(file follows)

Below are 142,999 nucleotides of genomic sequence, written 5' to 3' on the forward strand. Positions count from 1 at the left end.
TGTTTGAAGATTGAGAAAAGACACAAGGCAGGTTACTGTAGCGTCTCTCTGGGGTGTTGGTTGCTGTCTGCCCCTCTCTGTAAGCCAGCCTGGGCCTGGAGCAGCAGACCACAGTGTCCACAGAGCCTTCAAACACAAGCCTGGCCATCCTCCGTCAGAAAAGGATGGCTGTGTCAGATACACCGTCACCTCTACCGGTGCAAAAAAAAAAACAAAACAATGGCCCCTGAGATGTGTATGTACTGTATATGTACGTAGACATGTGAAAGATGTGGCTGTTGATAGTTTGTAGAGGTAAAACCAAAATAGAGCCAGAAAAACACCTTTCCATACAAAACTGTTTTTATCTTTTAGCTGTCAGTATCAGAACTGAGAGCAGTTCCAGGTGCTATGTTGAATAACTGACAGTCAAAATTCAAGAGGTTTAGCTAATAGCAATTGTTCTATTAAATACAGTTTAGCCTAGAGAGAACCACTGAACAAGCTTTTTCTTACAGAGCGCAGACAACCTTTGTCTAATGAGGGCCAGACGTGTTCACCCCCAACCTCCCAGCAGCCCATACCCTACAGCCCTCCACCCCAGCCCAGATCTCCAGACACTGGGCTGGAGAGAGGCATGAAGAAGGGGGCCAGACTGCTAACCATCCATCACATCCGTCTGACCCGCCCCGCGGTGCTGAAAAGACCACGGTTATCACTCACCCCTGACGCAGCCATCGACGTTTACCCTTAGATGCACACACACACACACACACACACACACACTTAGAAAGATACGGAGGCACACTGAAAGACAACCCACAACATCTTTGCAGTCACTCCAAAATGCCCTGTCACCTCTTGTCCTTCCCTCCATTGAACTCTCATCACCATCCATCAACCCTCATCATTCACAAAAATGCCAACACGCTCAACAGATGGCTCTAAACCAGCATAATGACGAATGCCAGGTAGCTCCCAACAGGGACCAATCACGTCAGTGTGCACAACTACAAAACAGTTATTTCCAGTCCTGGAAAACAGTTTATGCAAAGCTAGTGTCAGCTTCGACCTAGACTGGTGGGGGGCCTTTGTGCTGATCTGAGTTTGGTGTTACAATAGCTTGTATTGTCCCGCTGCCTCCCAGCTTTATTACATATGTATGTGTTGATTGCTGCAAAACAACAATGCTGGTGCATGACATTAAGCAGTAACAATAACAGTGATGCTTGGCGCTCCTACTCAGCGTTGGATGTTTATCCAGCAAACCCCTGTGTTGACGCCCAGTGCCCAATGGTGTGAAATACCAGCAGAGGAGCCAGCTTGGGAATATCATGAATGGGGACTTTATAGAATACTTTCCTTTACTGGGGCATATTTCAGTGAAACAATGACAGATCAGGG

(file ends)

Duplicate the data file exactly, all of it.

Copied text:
Below are 142,999 nucleotides of genomic sequence, written 5' to 3' on the forward strand. Positions count from 1 at the left end.
TGTTTGAAGATTGAGAAAAGACACAAGGCAGGTTACTGTAGCGTCTCTCTGGGGTGTTGGTTGCTGTCTGCCCCTCTCTGTAAGCCAGCCTGGGCCTGGAGCAGCAGACCACAGTGTCCACAGAGCCTTCAAACACAAGCCTGGCCATCCTCCGTCAGAAAAGGATGGCTGTGTCAGATACACCGTCACCTCTACCGGTGCAAAAAAAAAAACAAAACAATGGCCCCTGAGATGTGTATGTACTGTATATGTACGTAGACATGTGAAAGATGTGGCTGTTGATAGTTTGTAGAGGTAAAACCAAAATAGAGCCAGAAAAACACCTTTCCATACAAAACTGTTTTTATCTTTTAGCTGTCAGTATCAGAACTGAGAGCAGTTCCAGGTGCTATGTTGAATAACTGACAGTCAAAATTCAAGAGGTTTAGCTAATAGCAATTGTTCTATTAAATACAGTTTAGCCTAGAGAGAACCACTGAACAAGCTTTTTCTTACAGAGCGCAGACAACCTTTGTCTAATGAGGGCCAGACGTGTTCACCCCCAACCTCCCAGCAGCCCATACCCTACAGCCCTCCACCCCAGCCCAGATCTCCAGACACTGGGCTGGAGAGAGGCATGAAGAAGGGGGCCAGACTGCTAACCATCCATCACATCCGTCTGACCCGCCCCGCGGTGCTGAAAAGACCACGGTTATCACTCACCCCTGACGCAGCCATCGACGTTTACCCTTAGATGCACACACACACACACACACACACACACACTTAGAAAGATACGGAGGCACACTGAAAGACAACCCACAACATCTTTGCAGTCACTCCAAAATGCCCTGTCACCTCTTGTCCTTCCCTCCATTGAACTCTCATCACCATCCATCAACCCTCATCATTCACAAAAATGCCAACACGCTCAACAGATGGCTCTAAACCAGCATAATGACGAATGCCAGGTAGCTCCCAACAGGGACCAATCACGTCAGTGTGCACAACTACAAAACAGTTATTTCCAGTCCTGGAAAACAGTTTATGCAAAGCTAGTGTCAGCTTCGACCTAGACTGGTGGGGGGCCTTTGTGCTGATCTGAGTTTGGTGTTACAATAGCTTGTATTGTCCCGCTGCCTCCCAGCTTTATTACATATGTATGTGTTGATTGCTGCAAAACAACAATGCTGGTGCATGACATTAAGCAGTAACAATAACAGTGATGCTTGGCGCTCCTACTCAGCGTTGGATGTTTATCCAGCAAACCCCTGTGTTGACGCCCAGTGCCCAATGGTGTGAAATACCAGCAGAGGAGCCAGCTTGGGAATATCATGAATGGGGACTTTATAGAATACTTTCCTTTACTGGGGCATATTTCAGTGAAACAATGACAGATCAGGG